Recently my boss has asked me to run some statistical analysis on our office's college football pool. He asked some specific questions and then also left it open ended so I can provide additional analysis if I found anything interesting.

The assumptions are as follows:

  • The pool consists of 60 participants
  • Each week, each participant picks the winners of 10 pre-set football games
  • The pool is 15 weeks long
  • Each person has a 50% chance of correctly picking each game

And the question I am struggling with is:

  • With 60 participants, what is the confidence of the best participant hitting a season average of 55%. 57.5%, 60%? 62.5%

All of the other questions are pretty straightforward normal distribution questions that I was able to solve the answer to. Can anyone help me solve this, please? My issue with the question is I can't think of how to conceptually attack this problem. It seems that the most logical way to solve for this would be to run simulations, but it has been a while since my college stats classes in which they taught this. Any guidance or help would be much appreciated. I have been using excel for this analysis

The rest of the questions he asked, I left below:

  • For an individual in a given week, what is the probability of getting 10 right, 9, 8, etc…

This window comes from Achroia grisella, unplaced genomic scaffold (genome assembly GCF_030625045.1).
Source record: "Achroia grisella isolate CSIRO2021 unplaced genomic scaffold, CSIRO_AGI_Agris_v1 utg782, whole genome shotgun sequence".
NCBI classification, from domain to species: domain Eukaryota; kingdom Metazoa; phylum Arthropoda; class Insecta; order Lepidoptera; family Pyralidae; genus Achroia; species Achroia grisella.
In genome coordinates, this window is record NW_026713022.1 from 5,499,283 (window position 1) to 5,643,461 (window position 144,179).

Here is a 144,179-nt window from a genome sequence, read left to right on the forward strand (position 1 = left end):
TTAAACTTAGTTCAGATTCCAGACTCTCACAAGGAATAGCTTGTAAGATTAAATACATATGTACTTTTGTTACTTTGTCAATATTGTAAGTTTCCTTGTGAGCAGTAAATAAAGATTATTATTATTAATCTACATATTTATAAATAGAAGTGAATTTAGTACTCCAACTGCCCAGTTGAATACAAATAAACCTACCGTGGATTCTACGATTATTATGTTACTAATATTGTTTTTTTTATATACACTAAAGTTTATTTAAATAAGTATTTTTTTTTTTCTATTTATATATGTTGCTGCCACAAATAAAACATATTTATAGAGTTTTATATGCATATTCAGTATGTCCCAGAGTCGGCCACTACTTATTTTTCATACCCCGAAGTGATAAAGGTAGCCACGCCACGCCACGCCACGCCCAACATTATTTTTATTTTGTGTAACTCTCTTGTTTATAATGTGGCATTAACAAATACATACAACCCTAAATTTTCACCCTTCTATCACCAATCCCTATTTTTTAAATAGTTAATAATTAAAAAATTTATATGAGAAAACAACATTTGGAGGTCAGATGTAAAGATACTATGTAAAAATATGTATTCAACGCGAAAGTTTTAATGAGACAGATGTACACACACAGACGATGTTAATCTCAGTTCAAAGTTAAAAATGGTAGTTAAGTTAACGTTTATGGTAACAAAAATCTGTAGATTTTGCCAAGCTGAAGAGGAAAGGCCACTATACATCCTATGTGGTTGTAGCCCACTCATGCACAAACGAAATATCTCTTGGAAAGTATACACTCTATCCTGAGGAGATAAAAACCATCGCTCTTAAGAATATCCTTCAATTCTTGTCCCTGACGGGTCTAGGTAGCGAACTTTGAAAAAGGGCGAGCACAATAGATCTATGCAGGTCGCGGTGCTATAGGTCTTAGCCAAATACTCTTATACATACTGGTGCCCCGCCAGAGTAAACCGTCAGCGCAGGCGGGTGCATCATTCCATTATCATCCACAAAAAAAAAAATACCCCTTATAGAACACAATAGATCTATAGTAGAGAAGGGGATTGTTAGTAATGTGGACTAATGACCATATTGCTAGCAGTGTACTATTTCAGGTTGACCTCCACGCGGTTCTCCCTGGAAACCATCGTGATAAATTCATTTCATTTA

• Over the season, what can an individual expect out of 15 weeks- __ weeks of 6 right, __ weeks of 5 right, __ weeks of 4 right, etc.
  • For the season, what is the chance an individual might get 55% right? 57.5%? 60%? 62.5%
  • For all participants for all weeks, how many 10 week wins can we expect? 9 wins? 8? For example, could we expect that 2 people hit 10 wins sometime over the course of the season?
  • What is the standard deviation of the group’s overall performance and some statistics on where the group might come out for say 1-standard deviation, 2 sd?
  • $\begingroup$ Max B: You should see the comment thread beneath my answer. $\endgroup$ – Brian Tung Sep 12 '18 at 6:27

I think this will work. Someone please let me know if I've had a brain-o. (ETA: It does—kind of. But see the comments.)

With each player picking $150$ games, the distribution of the number of correctly guessed games is approximately normal with a mean of $150/2 = 75$, and a variance of $150/4 = 75/2$, and therefore a standard deviation of $\sqrt{75/2} \approx 6.12$.

What you're looking for is the distribution of the $k$th order statistic, with $k = n = 60$ (that is, the maximum). We can do this by finding this order statistic for a uniform distribution (the percentiles, effectively), and mapping this onto the normal distribution. This random variable $M$ (for Maximum) has a Beta distribution:

$$ M \sim \text{Beta}(60, 1) $$

which has a PDF of

$$ f_M(m) = 60 m^{59} \qquad 0 \leq m \leq 1 $$

So, let's suppose you want to know the probability that the winner gets at least $60$ percent. This is $90$ of the $150$ games, or $15/6.12 \approx 2.45$ standard deviations out. This puts it at the $99.2847$th percentile. Then we integrate

\begin{align} P(\text{winner picks at least $60$ percent}) & = \int_{m=0.992847}^1 60m^{59} \, dm \\ & = \left. m^{60} \right]_{m=0.992847}^1 \\ & \approx 0.35 \end{align}

I don't dare trust that figure very closely until I try with some more significant digits. (ETA: I think it's still pretty good—or it would be, if the normal approximation were good enough.) But you get the idea.